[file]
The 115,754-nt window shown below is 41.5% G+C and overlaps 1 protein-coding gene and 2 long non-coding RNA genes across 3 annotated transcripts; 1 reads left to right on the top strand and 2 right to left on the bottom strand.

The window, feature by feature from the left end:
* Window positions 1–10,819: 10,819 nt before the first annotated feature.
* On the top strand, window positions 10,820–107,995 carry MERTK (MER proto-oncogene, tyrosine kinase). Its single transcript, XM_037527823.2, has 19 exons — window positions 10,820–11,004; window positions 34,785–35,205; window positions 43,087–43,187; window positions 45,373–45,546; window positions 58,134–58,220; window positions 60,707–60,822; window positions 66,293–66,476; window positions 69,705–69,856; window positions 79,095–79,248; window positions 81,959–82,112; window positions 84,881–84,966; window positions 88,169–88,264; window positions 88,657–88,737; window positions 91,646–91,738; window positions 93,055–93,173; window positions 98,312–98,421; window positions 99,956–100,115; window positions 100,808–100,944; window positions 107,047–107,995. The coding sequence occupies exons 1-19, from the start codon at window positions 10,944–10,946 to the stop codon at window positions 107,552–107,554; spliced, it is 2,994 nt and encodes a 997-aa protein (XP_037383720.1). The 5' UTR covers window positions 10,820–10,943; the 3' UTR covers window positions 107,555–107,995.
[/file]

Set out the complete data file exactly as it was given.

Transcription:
The 115,754-nt window shown below is 41.5% G+C and overlaps 1 protein-coding gene and 2 long non-coding RNA genes across 3 annotated transcripts; 1 reads left to right on the top strand and 2 right to left on the bottom strand.

The window, feature by feature from the left end:
* Window positions 1–10,819: 10,819 nt before the first annotated feature.
* On the top strand, window positions 10,820–107,995 carry MERTK (MER proto-oncogene, tyrosine kinase). Its single transcript, XM_037527823.2, has 19 exons — window positions 10,820–11,004; window positions 34,785–35,205; window positions 43,087–43,187; window positions 45,373–45,546; window positions 58,134–58,220; window positions 60,707–60,822; window positions 66,293–66,476; window positions 69,705–69,856; window positions 79,095–79,248; window positions 81,959–82,112; window positions 84,881–84,966; window positions 88,169–88,264; window positions 88,657–88,737; window positions 91,646–91,738; window positions 93,055–93,173; window positions 98,312–98,421; window positions 99,956–100,115; window positions 100,808–100,944; window positions 107,047–107,995. The coding sequence occupies exons 1-19, from the start codon at window positions 10,944–10,946 to the stop codon at window positions 107,552–107,554; spliced, it is 2,994 nt and encodes a 997-aa protein (XP_037383720.1). The 5' UTR covers window positions 10,820–10,943; the 3' UTR covers window positions 107,555–107,995.